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Why Hill-Rom Holdings, Inc.'s (NYSE:HRC) High P/E Ratio Isn't Necessarily A Bad Thing

Simply Wall St

This article is for investors who would like to improve their understanding of price to earnings ratios (P/E ratios). We'll apply a basic P/E ratio analysis to Hill-Rom Holdings, Inc.'s (NYSE:HRC), to help you decide if the stock is worth further research. Hill-Rom Holdings has a P/E ratio of 50.20, based on the last twelve months. That is equivalent to an earnings yield of about 2.0%.

View our latest analysis for Hill-Rom Holdings

How Do I Calculate A Price To Earnings Ratio?

The formula for P/E is:

Price to Earnings Ratio = Price per Share ÷ Earnings per Share (EPS)

Or for Hill-Rom Holdings:

P/E of 50.20 = $114.43 ÷ $2.28 (Based on the trailing twelve months to September 2019.)

Is A High Price-to-Earnings Ratio Good?

A higher P/E ratio means that investors are paying a higher price for each $1 of company earnings. That isn't necessarily good or bad, but a high P/E implies relatively high expectations of what a company can achieve in the future.

How Does Hill-Rom Holdings's P/E Ratio Compare To Its Peers?

One good way to get a quick read on what market participants expect of a company is to look at its P/E ratio. You can see in the image below that the average P/E (45.9) for companies in the medical equipment industry is lower than Hill-Rom Holdings's P/E.

NYSE:HRC Price Estimation Relative to Market, January 10th 2020

That means that the market expects Hill-Rom Holdings will outperform other companies in its industry. Clearly the market expects growth, but it isn't guaranteed. So further research is always essential. I often monitor director buying and selling.

How Growth Rates Impact P/E Ratios

Generally speaking the rate of earnings growth has a profound impact on a company's P/E multiple. If earnings are growing quickly, then the 'E' in the equation will increase faster than it would otherwise. And in that case, the P/E ratio itself will drop rather quickly. And as that P/E ratio drops, the company will look cheap, unless its share price increases.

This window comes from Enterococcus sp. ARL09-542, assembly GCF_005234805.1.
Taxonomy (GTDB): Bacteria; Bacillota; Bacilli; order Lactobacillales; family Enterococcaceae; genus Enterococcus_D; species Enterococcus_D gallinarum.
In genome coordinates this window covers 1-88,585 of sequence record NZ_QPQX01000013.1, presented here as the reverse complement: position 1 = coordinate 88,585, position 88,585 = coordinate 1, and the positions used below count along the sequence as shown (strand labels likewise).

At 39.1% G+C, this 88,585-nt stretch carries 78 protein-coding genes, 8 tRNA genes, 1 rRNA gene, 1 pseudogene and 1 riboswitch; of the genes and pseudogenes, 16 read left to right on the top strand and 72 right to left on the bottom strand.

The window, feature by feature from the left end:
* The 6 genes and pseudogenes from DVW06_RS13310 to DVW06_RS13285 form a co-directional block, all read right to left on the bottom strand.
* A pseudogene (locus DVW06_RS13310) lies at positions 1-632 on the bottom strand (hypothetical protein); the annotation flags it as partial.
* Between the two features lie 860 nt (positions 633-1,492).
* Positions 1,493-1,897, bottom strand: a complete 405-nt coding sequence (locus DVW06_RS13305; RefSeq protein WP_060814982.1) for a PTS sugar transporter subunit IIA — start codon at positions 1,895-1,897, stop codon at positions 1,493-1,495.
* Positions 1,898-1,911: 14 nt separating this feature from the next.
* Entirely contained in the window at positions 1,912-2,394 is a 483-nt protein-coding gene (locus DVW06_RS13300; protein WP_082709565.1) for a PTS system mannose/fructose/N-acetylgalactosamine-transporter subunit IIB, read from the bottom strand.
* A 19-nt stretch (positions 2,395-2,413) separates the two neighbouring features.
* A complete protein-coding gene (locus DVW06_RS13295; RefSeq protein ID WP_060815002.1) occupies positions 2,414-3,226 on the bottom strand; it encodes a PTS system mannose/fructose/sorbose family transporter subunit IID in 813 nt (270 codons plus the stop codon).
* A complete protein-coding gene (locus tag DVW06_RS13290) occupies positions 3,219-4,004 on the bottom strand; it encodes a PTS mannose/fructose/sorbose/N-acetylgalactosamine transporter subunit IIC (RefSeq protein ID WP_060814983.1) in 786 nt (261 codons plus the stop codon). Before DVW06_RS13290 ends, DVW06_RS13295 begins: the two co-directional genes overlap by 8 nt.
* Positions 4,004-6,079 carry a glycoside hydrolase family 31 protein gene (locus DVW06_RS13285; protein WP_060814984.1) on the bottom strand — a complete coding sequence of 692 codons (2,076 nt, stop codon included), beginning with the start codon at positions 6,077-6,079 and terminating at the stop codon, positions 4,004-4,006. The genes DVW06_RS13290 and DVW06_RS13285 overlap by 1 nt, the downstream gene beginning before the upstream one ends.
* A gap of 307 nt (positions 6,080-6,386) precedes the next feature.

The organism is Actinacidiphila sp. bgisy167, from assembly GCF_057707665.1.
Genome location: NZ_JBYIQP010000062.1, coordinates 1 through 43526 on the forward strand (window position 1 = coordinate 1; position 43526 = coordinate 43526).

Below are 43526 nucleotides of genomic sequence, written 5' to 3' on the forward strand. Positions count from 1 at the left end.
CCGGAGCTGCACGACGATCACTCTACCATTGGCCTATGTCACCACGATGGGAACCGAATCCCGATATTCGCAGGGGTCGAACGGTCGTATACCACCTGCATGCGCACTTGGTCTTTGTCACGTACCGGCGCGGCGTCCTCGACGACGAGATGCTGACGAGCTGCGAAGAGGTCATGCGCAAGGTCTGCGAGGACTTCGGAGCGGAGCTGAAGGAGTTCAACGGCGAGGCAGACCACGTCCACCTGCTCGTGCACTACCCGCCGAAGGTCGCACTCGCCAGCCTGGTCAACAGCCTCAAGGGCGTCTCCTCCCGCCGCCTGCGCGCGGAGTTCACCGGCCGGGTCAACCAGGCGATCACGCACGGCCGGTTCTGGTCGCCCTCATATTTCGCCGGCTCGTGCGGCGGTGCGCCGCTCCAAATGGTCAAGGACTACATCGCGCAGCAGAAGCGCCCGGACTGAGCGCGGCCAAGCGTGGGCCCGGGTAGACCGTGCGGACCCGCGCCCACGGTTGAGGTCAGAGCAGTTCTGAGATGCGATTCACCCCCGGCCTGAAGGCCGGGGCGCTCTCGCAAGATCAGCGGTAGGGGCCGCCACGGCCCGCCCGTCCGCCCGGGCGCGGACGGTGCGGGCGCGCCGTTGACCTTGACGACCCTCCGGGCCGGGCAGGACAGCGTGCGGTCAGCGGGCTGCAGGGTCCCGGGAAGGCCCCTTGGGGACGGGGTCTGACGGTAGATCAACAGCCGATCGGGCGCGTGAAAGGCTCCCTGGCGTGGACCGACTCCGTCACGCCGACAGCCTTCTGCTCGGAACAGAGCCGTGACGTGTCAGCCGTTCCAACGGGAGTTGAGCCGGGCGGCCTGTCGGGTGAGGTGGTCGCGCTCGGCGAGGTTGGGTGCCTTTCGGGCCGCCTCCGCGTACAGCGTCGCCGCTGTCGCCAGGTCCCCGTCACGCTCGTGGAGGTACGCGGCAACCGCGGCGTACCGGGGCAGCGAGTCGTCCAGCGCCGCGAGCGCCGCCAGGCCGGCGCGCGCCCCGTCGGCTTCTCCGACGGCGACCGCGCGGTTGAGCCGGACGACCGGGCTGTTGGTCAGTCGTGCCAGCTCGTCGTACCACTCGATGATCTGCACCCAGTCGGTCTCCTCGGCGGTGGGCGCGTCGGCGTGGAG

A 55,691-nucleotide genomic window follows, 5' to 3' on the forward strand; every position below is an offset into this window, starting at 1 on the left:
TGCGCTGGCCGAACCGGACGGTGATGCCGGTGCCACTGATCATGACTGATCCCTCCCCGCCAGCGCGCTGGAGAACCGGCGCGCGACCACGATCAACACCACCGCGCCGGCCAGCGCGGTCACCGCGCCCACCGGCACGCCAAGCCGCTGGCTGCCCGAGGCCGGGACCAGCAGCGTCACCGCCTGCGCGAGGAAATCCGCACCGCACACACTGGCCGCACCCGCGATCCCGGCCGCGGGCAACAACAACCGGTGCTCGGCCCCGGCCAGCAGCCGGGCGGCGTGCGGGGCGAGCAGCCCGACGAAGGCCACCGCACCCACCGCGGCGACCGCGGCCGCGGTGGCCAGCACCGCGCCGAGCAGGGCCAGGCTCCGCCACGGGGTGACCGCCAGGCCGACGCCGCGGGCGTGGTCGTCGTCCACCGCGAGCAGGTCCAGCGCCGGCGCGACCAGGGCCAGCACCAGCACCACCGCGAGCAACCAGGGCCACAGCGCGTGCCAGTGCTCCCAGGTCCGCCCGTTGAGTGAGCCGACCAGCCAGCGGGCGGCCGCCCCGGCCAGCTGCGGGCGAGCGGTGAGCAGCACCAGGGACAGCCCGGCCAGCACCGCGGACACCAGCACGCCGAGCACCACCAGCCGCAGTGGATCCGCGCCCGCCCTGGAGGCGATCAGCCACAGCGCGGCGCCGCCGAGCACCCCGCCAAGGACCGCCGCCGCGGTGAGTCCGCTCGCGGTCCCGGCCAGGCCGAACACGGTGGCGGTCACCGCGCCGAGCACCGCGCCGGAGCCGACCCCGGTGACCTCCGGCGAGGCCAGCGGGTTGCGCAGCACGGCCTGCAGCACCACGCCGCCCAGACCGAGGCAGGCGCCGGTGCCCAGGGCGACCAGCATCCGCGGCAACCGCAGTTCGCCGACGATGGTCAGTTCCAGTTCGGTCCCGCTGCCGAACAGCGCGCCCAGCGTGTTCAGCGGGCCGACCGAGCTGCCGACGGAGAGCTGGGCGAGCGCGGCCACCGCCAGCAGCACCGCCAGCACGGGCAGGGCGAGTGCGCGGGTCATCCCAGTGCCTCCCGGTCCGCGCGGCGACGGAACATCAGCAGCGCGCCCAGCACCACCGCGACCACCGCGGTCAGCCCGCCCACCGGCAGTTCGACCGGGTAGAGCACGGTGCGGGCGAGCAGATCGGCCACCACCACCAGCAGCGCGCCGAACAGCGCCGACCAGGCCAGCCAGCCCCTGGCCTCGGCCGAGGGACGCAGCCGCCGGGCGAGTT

Hill-Rom Holdings saw earnings per share decrease by 40% last year. But over the longer term (5 years) earnings per share have increased by 17%.

Remember: P/E Ratios Don't Consider The Balance Sheet

It's important to note that the P/E ratio considers the market capitalization, not the enterprise value. In other words, it does not consider any debt or cash that the company may have on the balance sheet. Hypothetically, a company could reduce its future P/E ratio by spending its cash (or taking on debt) to achieve higher earnings.

Such spending might be good or bad, overall, but the key point here is that you need to look at debt to understand the P/E ratio in context.

So What Does Hill-Rom Holdings's Balance Sheet Tell Us?

Hill-Rom Holdings has net debt equal to 29% of its market cap. You'd want to be aware of this fact, but it doesn't bother us.

The Verdict On Hill-Rom Holdings's P/E Ratio

Hill-Rom Holdings trades on a P/E ratio of 50.2, which is above its market average of 18.9. With a bit of debt, but a lack of recent growth, it's safe to say the market is expecting improved profit performance from the company, in the next few years.

Investors have an opportunity when market expectations about a stock are wrong. If the reality for a company is better than it expects, you can make money by buying and holding for the long term. So this free visual report on analyst forecasts could hold the key to an excellent investment decision.

But note: Hill-Rom Holdings may not be the best stock to buy. So take a peek at this free list of interesting companies with strong recent earnings growth (and a P/E ratio below 20).

If you spot an error that warrants correction, please contact the editor at editorial-team@simplywallst.com. This article by Simply Wall St is general in nature. It does not constitute a recommendation to buy or sell any stock, and does not take account of your objectives, or your financial situation. Simply Wall St has no position in the stocks mentioned.

We aim to bring you long-term focused research analysis driven by fundamental data. Note that our analysis may not factor in the latest price-sensitive company announcements or qualitative material. Thank you for reading.